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Coating Contributing to Fatigue Failure of 7075?


My company is currently receiving a number of failure reports from the field on a hydraulic pressure vessel. Analysis of the failure site (internal threads) has shown that fatigue is the cause.

The part is forged and machined 7075-T73 aluminum. The finish is called out as MIL-A-8625 / MIL-PRF-8625 [affil link or DLA] type II anodize, class 1 (not-dyed). I would expect this to yield a color that is similar to untreated aluminum (gray), however several of the parts I have received from the field are yellow/gold. There is an area of the part that is treated per MIL-C-5541 [affil link], class 3. I understand that this type of coating may yield a yellow color. My assumption is that the entire part has been coated per MIL-C-5541.

These parts were tested to the theoretical operating conditions several years ago and passed without a problem. I can only assume that the part was in fact coated properly at that time.

I have several questions:
1) Are my assumptions about the color of these two coatings correct?
2) What is the relative affect on fatigue life/strength induced by the two coatings?
3) Assuming the part was completely coated per MIL-C-5541 instead of MIL-A-8625, might that have a negative affect on the fatigue strength?

Greg Holmes


7075 is alloyed heavily zinc, and it is normal for the anodic coating to have a gold-like sheen to it after a type 2 process. Anodizing is a dielectric coating, while the conversion coat is not. An easy test would be to use an ohmmeter, and test for continuity to see if the part was processed per your specifications. I wouldn't think that a conversion coating would cause fatigue problems, but anodizing does, indeed reduce the fatigue strength of aluminum (I believe it may be as much as 33%, but I'm not sure).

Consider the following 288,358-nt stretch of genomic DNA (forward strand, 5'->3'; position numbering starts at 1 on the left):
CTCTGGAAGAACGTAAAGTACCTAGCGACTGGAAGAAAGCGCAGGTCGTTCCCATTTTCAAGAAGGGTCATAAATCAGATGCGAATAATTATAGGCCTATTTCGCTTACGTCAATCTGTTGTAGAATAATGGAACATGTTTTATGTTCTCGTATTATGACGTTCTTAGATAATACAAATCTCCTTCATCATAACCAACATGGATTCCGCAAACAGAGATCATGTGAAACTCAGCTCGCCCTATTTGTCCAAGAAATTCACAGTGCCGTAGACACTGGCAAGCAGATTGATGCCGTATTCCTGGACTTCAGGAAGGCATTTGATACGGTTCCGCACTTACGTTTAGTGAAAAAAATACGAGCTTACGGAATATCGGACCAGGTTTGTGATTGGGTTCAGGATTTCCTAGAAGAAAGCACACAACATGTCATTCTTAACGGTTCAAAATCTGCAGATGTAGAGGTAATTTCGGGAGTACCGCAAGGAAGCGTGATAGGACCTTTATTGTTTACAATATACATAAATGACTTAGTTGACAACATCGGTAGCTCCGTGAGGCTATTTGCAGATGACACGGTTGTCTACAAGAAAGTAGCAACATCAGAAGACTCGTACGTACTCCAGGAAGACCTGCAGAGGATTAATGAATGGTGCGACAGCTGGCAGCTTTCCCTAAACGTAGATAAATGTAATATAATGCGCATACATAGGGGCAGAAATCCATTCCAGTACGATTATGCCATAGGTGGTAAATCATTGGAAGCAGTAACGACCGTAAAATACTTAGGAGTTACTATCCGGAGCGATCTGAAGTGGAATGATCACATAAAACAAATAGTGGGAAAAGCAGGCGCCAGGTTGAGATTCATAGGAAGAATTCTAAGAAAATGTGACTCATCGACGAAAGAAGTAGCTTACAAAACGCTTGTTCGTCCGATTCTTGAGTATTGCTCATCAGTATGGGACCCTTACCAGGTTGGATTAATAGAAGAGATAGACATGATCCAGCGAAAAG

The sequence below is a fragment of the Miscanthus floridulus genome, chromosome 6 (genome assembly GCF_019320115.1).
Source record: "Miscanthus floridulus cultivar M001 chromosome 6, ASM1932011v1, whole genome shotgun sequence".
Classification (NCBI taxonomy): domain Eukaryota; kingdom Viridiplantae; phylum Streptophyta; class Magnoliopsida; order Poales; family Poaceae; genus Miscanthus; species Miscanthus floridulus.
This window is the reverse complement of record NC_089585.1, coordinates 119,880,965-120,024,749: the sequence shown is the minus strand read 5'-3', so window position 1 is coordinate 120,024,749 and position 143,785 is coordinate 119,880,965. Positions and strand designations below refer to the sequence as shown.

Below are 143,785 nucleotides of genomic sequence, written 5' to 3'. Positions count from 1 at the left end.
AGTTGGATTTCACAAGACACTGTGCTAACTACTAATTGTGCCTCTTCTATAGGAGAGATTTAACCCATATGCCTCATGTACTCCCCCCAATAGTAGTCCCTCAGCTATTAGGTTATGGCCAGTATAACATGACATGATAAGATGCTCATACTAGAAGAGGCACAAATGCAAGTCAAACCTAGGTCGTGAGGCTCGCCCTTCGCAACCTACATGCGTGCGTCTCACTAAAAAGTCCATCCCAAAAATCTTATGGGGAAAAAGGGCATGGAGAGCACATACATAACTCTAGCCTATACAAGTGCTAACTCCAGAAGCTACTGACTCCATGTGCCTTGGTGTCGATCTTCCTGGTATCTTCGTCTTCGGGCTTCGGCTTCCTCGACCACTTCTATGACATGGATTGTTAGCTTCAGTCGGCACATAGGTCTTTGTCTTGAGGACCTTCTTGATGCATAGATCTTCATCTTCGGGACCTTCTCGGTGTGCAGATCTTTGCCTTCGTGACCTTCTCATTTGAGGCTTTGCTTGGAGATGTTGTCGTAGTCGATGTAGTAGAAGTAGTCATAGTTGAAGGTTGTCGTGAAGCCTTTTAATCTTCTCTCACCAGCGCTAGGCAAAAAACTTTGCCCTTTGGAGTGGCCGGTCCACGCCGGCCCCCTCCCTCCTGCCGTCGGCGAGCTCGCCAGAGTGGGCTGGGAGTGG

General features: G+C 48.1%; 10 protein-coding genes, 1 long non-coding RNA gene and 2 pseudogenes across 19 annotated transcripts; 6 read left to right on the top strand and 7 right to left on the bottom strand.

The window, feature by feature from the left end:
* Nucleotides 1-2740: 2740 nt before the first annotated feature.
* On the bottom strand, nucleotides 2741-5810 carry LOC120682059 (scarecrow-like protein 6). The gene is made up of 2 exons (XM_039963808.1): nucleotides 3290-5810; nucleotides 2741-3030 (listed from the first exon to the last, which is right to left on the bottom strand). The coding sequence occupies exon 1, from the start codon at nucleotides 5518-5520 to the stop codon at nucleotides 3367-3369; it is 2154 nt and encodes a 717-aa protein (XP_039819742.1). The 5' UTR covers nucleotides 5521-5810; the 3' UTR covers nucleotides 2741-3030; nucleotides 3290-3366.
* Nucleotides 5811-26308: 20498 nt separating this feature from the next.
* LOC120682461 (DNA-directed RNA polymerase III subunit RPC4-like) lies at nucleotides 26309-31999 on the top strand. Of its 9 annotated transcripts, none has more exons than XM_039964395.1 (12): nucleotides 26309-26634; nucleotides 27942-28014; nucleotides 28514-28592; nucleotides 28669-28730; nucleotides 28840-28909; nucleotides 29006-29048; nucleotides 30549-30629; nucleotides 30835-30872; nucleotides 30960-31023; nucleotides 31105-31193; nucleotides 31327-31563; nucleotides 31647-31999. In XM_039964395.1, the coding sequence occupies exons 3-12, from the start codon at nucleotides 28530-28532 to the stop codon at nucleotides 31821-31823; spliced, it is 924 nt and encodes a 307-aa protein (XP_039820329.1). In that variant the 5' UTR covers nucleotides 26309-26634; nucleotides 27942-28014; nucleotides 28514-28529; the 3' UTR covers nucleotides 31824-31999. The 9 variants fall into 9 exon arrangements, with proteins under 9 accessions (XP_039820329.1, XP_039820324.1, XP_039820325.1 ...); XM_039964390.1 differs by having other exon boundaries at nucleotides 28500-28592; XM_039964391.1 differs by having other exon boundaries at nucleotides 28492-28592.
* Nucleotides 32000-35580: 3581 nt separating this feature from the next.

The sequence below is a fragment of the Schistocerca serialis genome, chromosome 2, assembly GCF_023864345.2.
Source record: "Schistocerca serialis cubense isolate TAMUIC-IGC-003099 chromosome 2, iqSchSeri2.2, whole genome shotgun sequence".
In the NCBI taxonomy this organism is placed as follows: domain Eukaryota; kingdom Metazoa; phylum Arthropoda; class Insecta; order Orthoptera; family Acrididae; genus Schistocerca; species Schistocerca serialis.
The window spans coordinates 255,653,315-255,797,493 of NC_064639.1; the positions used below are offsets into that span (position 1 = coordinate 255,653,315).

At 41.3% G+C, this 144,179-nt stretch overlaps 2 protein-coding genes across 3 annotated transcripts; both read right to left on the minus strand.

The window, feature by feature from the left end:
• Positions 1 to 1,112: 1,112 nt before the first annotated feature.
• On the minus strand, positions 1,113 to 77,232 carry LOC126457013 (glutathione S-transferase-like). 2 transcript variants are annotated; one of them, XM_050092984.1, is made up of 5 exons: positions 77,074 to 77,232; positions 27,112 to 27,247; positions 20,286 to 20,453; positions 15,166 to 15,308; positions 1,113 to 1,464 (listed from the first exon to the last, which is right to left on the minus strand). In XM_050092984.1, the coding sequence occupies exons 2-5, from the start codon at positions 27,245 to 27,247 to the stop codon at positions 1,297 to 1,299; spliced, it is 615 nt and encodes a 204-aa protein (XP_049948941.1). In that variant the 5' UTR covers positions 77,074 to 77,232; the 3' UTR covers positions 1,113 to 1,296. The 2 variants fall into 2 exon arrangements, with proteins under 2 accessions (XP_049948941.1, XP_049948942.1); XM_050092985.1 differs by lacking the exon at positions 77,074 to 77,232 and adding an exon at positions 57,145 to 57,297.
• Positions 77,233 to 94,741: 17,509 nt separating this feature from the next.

If the coater is anodizing the threads, have him mask them (will increase your coating cost), or perhaps installing helicoils will solve your problem.

Marc Green
Marc Green
anodizer - Boise, Idaho


Thanks for the help. Turns out that the coating is in fact anodize. Unfortunately, we are required to have the anodize on all surfaces for corrosion protection. So since we can't increase the strength by removing the coating, we are currently looking into ways to reduce the stress in that area of the part.

Greg Holmes

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